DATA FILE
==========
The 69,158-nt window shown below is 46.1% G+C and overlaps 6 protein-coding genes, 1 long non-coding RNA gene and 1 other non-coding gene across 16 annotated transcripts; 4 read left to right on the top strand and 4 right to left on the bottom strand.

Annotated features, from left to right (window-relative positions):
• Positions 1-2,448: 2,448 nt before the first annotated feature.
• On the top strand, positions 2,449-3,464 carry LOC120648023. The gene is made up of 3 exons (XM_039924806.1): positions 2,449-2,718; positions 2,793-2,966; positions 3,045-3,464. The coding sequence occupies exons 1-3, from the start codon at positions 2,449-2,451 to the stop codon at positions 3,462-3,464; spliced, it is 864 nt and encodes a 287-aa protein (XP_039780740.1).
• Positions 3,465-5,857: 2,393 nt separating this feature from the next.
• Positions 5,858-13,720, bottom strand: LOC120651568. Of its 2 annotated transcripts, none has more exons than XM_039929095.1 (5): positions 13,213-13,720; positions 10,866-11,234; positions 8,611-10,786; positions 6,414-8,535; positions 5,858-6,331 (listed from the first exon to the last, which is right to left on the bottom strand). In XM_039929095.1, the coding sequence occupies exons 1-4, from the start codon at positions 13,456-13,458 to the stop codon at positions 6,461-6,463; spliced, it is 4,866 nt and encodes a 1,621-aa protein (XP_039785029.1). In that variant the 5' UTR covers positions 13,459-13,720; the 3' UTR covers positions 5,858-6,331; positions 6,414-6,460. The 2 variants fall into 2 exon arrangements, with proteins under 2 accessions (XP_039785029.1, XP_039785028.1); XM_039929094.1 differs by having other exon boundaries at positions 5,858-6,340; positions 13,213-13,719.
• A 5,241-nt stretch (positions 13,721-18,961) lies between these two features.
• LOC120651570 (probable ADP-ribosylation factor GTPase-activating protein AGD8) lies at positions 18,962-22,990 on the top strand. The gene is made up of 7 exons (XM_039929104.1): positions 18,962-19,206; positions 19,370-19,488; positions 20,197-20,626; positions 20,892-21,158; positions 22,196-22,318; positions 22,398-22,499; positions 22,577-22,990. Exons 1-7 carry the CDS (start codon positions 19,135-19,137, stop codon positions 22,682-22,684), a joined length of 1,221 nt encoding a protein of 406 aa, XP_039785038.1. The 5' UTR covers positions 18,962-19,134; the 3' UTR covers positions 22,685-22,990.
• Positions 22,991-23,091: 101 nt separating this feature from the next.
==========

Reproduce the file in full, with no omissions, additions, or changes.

The 69,158-nt window shown below is 46.1% G+C and overlaps 6 protein-coding genes, 1 long non-coding RNA gene and 1 other non-coding gene across 16 annotated transcripts; 4 read left to right on the top strand and 4 right to left on the bottom strand.

Annotated features, from left to right (window-relative positions):
• Positions 1-2,448: 2,448 nt before the first annotated feature.
• On the top strand, positions 2,449-3,464 carry LOC120648023. The gene is made up of 3 exons (XM_039924806.1): positions 2,449-2,718; positions 2,793-2,966; positions 3,045-3,464. The coding sequence occupies exons 1-3, from the start codon at positions 2,449-2,451 to the stop codon at positions 3,462-3,464; spliced, it is 864 nt and encodes a 287-aa protein (XP_039780740.1).
• Positions 3,465-5,857: 2,393 nt separating this feature from the next.
• Positions 5,858-13,720, bottom strand: LOC120651568. Of its 2 annotated transcripts, none has more exons than XM_039929095.1 (5): positions 13,213-13,720; positions 10,866-11,234; positions 8,611-10,786; positions 6,414-8,535; positions 5,858-6,331 (listed from the first exon to the last, which is right to left on the bottom strand). In XM_039929095.1, the coding sequence occupies exons 1-4, from the start codon at positions 13,456-13,458 to the stop codon at positions 6,461-6,463; spliced, it is 4,866 nt and encodes a 1,621-aa protein (XP_039785029.1). In that variant the 5' UTR covers positions 13,459-13,720; the 3' UTR covers positions 5,858-6,331; positions 6,414-6,460. The 2 variants fall into 2 exon arrangements, with proteins under 2 accessions (XP_039785029.1, XP_039785028.1); XM_039929094.1 differs by having other exon boundaries at positions 5,858-6,340; positions 13,213-13,719.
• A 5,241-nt stretch (positions 13,721-18,961) lies between these two features.
• LOC120651570 (probable ADP-ribosylation factor GTPase-activating protein AGD8) lies at positions 18,962-22,990 on the top strand. The gene is made up of 7 exons (XM_039929104.1): positions 18,962-19,206; positions 19,370-19,488; positions 20,197-20,626; positions 20,892-21,158; positions 22,196-22,318; positions 22,398-22,499; positions 22,577-22,990. Exons 1-7 carry the CDS (start codon positions 19,135-19,137, stop codon positions 22,682-22,684), a joined length of 1,221 nt encoding a protein of 406 aa, XP_039785038.1. The 5' UTR covers positions 18,962-19,134; the 3' UTR covers positions 22,685-22,990.
• Positions 22,991-23,091: 101 nt separating this feature from the next.